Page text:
Marketing Your Language Program 101
the basics to successful promotion of your courses
Sarah Elaine Eaton, M.A.
As government and institutional funding for language programs decreases, it becomes increasingly important for schools to spread the word about their courses in order to maintain enrollments and keep new students coming through the doors. This includes post-secondary institutions, private language schools, non-profit organizations and any other school offering language programs people pay for. The problem is that most language program coordinators and managers have little experience or training in marketing. They juggle administrative (and sometimes even teaching) duties with student recruitment and program promotion. Most know that student enrollment is a priority, but making time and allocating resources for marketing their program take a backseat to more pressing needs. Some believe that business terms and ideas such as 'marketing' have no place in education.
The problem is, the need to market and promote programs in order to keep enrollment flowing is a challenge that does not - and will not - go away.
It is important to note that there are different kinds of marketing. Remember that marketing and selling are two different things. Selling focuses on closing the deal, often as quickly as possible. Marketing is about developing an image and a presence in the market place and ensuring that people know about your school. Marketing is a longer-term activity and requires an investment of both your time and your energy.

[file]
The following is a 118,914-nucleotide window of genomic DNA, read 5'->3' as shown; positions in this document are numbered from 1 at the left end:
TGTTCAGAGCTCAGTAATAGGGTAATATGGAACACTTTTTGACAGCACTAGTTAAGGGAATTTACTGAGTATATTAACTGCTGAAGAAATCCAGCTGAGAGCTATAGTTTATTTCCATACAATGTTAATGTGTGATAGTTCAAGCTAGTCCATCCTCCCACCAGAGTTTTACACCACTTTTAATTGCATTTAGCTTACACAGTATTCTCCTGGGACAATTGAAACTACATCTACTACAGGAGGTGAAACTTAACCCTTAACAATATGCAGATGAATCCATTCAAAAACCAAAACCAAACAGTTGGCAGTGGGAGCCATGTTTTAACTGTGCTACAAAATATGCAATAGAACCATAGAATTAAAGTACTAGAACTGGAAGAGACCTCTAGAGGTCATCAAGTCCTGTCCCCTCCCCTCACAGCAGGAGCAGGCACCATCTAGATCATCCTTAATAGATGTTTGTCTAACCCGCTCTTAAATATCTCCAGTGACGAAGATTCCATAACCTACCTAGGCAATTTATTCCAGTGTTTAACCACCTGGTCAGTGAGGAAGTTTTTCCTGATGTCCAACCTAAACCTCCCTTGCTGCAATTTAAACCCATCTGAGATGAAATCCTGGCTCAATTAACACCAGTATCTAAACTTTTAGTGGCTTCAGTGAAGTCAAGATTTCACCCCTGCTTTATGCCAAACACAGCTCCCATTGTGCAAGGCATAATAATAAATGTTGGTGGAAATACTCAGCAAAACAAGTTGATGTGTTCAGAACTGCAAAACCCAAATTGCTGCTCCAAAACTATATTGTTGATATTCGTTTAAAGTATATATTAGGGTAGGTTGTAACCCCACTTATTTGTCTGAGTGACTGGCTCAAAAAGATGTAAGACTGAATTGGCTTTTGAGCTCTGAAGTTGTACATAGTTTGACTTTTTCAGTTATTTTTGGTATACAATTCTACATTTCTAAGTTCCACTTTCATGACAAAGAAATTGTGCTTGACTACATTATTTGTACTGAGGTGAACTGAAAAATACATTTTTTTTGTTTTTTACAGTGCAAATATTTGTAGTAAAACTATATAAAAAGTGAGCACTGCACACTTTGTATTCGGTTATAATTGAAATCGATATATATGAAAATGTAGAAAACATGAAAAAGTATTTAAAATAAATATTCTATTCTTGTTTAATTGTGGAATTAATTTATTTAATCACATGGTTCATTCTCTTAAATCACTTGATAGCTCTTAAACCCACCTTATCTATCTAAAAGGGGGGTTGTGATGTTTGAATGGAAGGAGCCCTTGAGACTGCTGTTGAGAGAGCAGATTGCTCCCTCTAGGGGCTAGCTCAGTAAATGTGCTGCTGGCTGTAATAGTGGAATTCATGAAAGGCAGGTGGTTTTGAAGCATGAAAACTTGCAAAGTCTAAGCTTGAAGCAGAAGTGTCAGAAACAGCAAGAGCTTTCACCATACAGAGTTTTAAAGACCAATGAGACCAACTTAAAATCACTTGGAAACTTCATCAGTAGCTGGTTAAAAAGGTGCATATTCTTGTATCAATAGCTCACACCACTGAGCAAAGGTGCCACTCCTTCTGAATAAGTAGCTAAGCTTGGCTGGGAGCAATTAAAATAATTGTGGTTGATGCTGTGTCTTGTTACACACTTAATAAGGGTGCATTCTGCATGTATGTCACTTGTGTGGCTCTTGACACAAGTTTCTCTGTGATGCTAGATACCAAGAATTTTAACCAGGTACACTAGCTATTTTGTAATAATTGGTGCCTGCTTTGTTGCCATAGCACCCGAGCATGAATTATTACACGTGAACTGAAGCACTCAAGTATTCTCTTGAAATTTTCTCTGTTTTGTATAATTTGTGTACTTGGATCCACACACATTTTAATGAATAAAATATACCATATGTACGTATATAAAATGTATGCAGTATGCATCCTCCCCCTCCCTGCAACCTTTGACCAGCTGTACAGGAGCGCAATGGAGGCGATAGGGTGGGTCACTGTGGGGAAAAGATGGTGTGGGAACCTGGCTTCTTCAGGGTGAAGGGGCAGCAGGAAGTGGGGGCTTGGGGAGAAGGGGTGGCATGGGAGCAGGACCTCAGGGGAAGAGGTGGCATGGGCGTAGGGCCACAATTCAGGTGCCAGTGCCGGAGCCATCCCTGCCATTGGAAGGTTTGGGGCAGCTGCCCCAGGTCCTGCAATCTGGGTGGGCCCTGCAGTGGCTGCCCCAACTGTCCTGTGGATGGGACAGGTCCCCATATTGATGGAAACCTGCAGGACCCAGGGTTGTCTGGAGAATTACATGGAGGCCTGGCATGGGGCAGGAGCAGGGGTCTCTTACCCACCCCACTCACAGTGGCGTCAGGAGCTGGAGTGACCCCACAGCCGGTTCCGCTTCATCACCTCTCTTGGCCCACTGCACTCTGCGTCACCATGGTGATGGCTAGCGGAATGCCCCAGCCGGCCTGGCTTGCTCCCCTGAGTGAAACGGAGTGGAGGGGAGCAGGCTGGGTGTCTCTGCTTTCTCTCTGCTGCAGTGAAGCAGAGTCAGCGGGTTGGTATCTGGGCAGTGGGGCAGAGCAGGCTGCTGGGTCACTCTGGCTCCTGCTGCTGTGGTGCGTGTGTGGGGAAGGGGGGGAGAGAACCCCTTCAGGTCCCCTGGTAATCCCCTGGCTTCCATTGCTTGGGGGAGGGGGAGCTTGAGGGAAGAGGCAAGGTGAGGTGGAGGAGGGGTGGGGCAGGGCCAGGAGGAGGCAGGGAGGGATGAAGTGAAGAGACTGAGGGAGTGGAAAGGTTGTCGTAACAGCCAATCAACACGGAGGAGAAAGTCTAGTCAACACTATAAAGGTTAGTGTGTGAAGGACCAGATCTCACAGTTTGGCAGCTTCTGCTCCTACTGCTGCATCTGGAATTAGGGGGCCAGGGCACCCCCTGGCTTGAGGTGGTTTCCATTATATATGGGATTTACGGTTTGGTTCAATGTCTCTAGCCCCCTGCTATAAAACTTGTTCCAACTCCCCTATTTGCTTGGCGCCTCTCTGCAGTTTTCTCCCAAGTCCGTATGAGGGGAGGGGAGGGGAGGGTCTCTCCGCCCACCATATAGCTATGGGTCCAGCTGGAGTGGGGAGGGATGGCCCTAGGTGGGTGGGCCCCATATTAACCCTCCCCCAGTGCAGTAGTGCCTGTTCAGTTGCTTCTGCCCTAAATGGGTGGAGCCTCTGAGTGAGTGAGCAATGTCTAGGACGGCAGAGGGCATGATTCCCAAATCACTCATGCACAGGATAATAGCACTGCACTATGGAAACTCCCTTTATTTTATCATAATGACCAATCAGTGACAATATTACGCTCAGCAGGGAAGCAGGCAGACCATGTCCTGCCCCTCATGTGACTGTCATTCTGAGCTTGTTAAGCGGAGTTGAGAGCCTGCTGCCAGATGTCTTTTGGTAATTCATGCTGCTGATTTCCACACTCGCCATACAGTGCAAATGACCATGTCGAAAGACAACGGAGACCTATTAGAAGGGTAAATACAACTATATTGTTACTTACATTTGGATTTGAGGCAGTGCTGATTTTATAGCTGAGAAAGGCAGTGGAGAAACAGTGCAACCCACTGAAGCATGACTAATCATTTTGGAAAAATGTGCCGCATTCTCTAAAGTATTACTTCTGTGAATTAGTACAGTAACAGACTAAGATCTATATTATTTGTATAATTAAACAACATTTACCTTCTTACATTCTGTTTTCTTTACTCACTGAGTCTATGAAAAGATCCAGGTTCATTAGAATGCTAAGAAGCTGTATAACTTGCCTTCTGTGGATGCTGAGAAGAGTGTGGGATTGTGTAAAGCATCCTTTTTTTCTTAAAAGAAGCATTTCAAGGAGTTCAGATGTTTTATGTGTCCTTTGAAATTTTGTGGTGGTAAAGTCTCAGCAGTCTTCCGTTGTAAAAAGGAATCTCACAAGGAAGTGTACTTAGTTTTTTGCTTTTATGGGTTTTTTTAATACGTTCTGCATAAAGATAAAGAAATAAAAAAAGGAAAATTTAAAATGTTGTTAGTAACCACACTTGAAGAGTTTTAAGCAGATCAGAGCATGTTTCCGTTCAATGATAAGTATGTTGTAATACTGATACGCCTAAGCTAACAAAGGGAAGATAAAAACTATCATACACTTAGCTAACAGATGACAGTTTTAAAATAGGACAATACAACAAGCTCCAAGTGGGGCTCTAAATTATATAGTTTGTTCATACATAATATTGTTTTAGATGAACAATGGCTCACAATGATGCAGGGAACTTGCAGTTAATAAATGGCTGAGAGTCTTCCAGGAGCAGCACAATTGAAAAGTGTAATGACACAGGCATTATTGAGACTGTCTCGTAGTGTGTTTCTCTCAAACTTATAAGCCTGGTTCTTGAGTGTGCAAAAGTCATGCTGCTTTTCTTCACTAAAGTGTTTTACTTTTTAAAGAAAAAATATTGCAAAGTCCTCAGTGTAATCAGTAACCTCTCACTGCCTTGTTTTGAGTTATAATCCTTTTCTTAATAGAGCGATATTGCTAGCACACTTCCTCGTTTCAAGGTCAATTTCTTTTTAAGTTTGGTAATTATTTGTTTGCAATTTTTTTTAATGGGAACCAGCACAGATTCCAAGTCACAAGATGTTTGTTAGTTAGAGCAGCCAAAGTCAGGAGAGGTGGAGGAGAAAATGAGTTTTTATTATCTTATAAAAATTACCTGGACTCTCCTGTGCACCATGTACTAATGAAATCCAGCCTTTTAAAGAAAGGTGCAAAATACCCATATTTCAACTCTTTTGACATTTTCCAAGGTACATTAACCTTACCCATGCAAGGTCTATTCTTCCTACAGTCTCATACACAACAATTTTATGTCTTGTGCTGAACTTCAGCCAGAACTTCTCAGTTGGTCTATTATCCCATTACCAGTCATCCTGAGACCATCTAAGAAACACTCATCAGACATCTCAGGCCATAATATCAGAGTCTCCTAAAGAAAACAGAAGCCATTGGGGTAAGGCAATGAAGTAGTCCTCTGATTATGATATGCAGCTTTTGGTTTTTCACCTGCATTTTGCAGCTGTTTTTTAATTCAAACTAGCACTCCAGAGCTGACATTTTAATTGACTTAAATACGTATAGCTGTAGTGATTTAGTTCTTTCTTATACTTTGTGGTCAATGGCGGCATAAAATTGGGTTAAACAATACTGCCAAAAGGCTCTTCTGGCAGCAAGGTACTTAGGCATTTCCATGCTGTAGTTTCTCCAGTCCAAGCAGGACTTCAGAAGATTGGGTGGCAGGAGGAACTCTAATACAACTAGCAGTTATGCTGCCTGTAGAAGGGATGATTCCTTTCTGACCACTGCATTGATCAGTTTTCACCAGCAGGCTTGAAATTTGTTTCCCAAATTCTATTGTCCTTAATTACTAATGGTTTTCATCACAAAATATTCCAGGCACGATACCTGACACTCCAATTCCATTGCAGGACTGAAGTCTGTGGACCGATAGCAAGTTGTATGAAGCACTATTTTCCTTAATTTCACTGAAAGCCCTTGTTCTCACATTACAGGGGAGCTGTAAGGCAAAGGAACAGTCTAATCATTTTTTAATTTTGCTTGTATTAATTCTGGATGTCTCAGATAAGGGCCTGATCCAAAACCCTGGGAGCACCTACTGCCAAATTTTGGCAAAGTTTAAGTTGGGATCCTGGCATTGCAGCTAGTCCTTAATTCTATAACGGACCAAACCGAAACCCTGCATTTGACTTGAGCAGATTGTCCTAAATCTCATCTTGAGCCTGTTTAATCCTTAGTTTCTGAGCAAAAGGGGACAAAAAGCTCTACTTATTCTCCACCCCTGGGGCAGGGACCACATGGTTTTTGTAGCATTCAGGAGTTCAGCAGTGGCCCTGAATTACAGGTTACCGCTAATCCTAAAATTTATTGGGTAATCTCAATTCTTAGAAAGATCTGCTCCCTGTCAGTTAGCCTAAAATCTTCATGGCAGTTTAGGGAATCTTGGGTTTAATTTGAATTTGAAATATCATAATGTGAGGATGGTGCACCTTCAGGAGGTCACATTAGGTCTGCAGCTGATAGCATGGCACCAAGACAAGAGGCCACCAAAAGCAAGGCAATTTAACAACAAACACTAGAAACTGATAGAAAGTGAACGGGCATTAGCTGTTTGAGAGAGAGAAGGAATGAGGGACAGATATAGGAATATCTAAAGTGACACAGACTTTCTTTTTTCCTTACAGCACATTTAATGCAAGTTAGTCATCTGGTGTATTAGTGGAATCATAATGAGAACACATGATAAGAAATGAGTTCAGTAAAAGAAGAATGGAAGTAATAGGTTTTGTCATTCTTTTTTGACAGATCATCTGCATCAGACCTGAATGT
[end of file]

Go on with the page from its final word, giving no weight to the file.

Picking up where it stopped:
Another problem facing many language schools is a little or no resources to promote programs. I have seen budgets for numerous schools that never mention marketing, advertising or promotions. Instead, expenses are lumped under headers such as 'office expenses' or worse, 'miscellaneous'. It seems that language program managers are between a rock and hard place. On one hand, there is pressure to increase enrollment; on the other, managers are given little to no financial support to meet that goal.
So what do you do?
Ultimately, you may need to educate your superiors about the fact that if they want to increase enrollment, they'd better dedicate some resources to marketing. But that takes time, because it requires a shift in thinking. That shift is one from thinking like a teacher or an administrator, to thinking like a business person. That means you may have to market on a shoe string while you lobby for more resources to be allocated to your cause. You may first have to show your superiors that you know what it takes to promote your program.
The trick is to try new ways of polishing the school's image, building your rapport with prospects, students and the community and finally, getting your name known.
Here are a few ideas to get you started:
Use the KISS principle in all your marketing materials
The KISS (Keep it Short and Simple) principle applies both to the amount of content and its presentation in your marketing materials. The first step is to eliminate unnecessary words. Next, review your document to ensure that the words are short, simple and easy to understand.
Avoid colloquialisms in your international marketing material